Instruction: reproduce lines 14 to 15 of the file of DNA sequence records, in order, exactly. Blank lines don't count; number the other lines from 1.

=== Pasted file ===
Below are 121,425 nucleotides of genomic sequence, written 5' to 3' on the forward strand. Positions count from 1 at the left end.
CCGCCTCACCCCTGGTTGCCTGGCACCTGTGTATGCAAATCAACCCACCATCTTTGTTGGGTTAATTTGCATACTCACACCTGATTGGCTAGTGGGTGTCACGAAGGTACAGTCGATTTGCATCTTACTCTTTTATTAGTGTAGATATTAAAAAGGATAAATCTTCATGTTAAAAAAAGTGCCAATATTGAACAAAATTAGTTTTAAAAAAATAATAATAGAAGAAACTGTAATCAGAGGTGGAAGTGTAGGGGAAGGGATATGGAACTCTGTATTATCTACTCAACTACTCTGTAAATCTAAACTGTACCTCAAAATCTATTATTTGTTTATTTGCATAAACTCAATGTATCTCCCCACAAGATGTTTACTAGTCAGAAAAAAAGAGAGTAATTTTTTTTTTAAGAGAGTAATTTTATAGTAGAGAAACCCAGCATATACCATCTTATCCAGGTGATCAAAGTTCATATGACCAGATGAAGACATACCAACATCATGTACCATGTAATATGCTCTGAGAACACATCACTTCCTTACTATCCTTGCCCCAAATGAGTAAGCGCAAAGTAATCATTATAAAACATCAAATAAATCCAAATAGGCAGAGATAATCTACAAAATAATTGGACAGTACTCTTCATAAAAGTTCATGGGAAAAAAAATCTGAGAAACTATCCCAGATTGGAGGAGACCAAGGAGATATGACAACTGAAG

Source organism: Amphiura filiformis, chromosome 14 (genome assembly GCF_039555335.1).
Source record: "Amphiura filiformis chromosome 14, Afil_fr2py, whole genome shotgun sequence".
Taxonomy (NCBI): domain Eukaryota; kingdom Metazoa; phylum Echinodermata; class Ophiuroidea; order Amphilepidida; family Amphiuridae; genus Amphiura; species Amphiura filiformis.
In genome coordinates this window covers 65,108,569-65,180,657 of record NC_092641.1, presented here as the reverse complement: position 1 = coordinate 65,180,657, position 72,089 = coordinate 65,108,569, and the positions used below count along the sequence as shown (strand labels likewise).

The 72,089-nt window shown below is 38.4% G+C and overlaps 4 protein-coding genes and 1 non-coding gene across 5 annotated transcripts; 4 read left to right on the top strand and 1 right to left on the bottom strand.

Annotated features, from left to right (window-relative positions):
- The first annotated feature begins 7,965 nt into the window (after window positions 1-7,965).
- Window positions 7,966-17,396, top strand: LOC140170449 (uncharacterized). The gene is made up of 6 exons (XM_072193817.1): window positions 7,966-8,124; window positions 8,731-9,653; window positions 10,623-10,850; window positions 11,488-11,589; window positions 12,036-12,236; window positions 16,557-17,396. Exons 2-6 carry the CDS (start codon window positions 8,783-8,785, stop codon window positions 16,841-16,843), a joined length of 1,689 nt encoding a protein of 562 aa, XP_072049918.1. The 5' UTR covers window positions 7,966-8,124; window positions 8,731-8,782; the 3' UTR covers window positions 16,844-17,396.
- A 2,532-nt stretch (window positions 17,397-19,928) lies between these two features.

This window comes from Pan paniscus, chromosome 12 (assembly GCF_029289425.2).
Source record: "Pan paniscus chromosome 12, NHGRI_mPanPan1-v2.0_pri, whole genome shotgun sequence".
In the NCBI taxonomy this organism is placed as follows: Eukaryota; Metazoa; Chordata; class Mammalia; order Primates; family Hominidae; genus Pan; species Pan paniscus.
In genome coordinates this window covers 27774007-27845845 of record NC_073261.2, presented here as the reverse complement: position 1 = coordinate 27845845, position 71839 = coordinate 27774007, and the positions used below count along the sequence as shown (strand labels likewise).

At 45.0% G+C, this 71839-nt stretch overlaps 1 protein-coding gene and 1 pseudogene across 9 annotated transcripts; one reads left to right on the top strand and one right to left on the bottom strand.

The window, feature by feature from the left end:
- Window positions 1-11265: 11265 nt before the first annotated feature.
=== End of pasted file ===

In the NCBI taxonomy this organism is placed as follows: Eukaryota; Metazoa; Chordata; class Mammalia; order Primates; family Hominidae; genus Pan; species Pan paniscus.
In genome coordinates this window covers 27774007-27845845 of record NC_073261.2, presented here as the reverse complement: position 1 = coordinate 27845845, position 71839 = coordinate 27774007, and the positions used below count along the sequence as shown (strand labels likewise).